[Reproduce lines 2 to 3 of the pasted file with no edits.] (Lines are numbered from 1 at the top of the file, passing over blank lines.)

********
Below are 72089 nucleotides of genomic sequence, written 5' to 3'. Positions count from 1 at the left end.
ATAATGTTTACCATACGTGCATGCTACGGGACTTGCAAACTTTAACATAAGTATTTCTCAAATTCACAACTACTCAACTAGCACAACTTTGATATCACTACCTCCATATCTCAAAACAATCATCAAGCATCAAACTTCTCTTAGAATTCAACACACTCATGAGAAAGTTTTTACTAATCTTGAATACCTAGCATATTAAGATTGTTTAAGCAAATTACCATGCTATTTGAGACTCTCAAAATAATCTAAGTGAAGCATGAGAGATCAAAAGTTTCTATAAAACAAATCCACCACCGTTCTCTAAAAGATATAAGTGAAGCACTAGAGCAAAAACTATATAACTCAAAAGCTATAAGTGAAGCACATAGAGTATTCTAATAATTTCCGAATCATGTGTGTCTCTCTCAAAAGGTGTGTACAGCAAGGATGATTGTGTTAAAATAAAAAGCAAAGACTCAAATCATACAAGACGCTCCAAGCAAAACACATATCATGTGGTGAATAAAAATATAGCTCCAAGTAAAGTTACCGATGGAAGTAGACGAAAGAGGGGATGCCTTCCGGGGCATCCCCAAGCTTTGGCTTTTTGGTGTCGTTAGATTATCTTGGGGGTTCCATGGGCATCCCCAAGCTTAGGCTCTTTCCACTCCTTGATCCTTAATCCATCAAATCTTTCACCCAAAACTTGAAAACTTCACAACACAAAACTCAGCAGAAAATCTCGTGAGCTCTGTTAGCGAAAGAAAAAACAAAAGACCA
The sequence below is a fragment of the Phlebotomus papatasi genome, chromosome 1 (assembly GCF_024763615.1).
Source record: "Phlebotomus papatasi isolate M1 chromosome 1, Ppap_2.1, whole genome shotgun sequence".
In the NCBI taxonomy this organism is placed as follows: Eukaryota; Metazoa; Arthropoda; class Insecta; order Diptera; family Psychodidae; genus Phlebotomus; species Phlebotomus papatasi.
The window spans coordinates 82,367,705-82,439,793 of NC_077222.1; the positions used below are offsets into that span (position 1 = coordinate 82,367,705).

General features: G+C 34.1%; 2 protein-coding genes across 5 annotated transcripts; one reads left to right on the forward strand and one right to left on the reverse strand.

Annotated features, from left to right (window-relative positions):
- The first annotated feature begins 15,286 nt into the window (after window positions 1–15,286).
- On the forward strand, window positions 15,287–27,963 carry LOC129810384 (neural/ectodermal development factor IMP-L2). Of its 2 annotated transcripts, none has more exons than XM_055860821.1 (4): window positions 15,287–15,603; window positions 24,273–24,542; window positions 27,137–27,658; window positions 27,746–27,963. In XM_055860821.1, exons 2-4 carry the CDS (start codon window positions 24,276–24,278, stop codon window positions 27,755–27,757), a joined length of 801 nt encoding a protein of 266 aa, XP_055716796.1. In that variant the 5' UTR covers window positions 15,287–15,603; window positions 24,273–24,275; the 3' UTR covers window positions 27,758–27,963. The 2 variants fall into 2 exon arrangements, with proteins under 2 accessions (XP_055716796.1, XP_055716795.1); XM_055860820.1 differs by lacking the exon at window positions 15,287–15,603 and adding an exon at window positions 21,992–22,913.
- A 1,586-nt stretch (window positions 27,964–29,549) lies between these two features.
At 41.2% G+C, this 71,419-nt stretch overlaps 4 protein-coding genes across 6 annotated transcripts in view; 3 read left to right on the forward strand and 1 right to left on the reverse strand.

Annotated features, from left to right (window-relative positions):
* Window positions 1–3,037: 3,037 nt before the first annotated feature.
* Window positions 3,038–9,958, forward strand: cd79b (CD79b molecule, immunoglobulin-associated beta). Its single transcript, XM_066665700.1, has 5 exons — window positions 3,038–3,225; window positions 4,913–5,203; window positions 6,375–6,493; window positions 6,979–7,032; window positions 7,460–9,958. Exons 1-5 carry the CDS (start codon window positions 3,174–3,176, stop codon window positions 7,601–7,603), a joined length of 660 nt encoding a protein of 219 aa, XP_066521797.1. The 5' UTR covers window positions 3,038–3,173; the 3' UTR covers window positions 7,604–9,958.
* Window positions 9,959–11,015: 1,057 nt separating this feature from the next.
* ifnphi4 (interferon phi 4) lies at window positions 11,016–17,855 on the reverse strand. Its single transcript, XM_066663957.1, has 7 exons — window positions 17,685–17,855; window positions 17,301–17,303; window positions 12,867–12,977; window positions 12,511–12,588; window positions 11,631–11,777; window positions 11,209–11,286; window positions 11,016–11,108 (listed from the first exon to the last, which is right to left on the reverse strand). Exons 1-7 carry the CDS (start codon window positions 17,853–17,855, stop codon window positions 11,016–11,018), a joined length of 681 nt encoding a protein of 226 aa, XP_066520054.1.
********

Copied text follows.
ATAATGTTTACCATACGTGCATGCTACGGGACTTGCAAACTTTAACATAAGTATTTCTCAAATTCACAACTACTCAACTAGCACAACTTTGATATCACTACCTCCATATCTCAAAACAATCATCAAGCATCAAACTTCTCTTAGAATTCAACACACTCATGAGAAAGTTTTTACTAATCTTGAATACCTAGCATATTAAGATTGTTTAAGCAAATTACCATGCTATTTGAGACTCTCAAAATAATCTAAGTGAAGCATGAGAGATCAAAAGTTTCTATAAAACAAATCCACCACCGTTCTCTAAAAGATATAAGTGAAGCACTAGAGCAAAAACTATATAACTCAAAAGCTATAAGTGAAGCACATAGAGTATTCTAATAATTTCCGAATCATGTGTGTCTCTCTCAAAAGGTGTGTACAGCAAGGATGATTGTGTTAAAATAAAAAGCAAAGACTCAAATCATACAAGACGCTCCAAGCAAAACACATATCATGTGGTGAATAAAAATATAGCTCCAAGTAAAGTTACCGATGGAAGTAGACGAAAGAGGGGATGCCTTCCGGGGCATCCCCAAGCTTTGGCTTTTTGGTGTCGTTAGATTATCTTGGGGGTTCCATGGGCATCCCCAAGCTTAGGCTCTTTCCACTCCTTGATCCTTAATCCATCAAATCTTTCACCCAAAACTTGAAAACTTCACAACACAAAACTCAGCAGAAAATCTCGTGAGCTCTGTTAGCGAAAGAAAAAACAAAAGACCA
The sequence below is a fragment of the Phlebotomus papatasi genome, chromosome 1 (assembly GCF_024763615.1).